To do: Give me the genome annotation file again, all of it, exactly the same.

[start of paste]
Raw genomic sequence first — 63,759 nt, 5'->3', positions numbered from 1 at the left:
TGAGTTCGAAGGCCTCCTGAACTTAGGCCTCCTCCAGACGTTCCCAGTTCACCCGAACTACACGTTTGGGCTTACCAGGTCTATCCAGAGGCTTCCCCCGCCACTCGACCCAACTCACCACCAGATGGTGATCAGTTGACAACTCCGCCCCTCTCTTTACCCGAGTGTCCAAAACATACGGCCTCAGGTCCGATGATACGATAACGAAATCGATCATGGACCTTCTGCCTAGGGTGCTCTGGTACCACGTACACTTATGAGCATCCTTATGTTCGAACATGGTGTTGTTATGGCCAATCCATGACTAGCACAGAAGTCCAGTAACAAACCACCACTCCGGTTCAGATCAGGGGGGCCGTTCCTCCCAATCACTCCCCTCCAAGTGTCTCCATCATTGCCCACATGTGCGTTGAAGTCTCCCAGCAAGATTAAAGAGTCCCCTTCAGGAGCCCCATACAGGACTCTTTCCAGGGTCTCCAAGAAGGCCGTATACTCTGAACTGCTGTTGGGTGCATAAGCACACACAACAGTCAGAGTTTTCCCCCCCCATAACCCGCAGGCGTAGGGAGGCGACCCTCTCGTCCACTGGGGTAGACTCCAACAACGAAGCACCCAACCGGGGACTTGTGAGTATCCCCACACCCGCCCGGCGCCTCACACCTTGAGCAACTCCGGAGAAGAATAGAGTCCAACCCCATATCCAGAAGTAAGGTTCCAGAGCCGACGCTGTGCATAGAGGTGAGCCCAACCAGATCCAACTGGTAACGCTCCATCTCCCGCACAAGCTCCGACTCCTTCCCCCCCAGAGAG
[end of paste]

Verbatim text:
Raw genomic sequence first — 63,759 nt, 5'->3', positions numbered from 1 at the left:
TGAGTTCGAAGGCCTCCTGAACTTAGGCCTCCTCCAGACGTTCCCAGTTCACCCGAACTACACGTTTGGGCTTACCAGGTCTATCCAGAGGCTTCCCCCGCCACTCGACCCAACTCACCACCAGATGGTGATCAGTTGACAACTCCGCCCCTCTCTTTACCCGAGTGTCCAAAACATACGGCCTCAGGTCCGATGATACGATAACGAAATCGATCATGGACCTTCTGCCTAGGGTGCTCTGGTACCACGTACACTTATGAGCATCCTTATGTTCGAACATGGTGTTGTTATGGCCAATCCATGACTAGCACAGAAGTCCAGTAACAAACCACCACTCCGGTTCAGATCAGGGGGGCCGTTCCTCCCAATCACTCCCCTCCAAGTGTCTCCATCATTGCCCACATGTGCGTTGAAGTCTCCCAGCAAGATTAAAGAGTCCCCTTCAGGAGCCCCATACAGGACTCTTTCCAGGGTCTCCAAGAAGGCCGTATACTCTGAACTGCTGTTGGGTGCATAAGCACACACAACAGTCAGAGTTTTCCCCCCCCATAACCCGCAGGCGTAGGGAGGCGACCCTCTCGTCCACTGGGGTAGACTCCAACAACGAAGCACCCAACCGGGGACTTGTGAGTATCCCCACACCCGCCCGGCGCCTCACACCTTGAGCAACTCCGGAGAAGAATAGAGTCCAACCCCATATCCAGAAGTAAGGTTCCAGAGCCGACGCTGTGCATAGAGGTGAGCCCAACCAGATCCAACTGGTAACGCTCCATCTCCCGCACAAGCTCCGACTCCTTCCCCCCCAGAGAG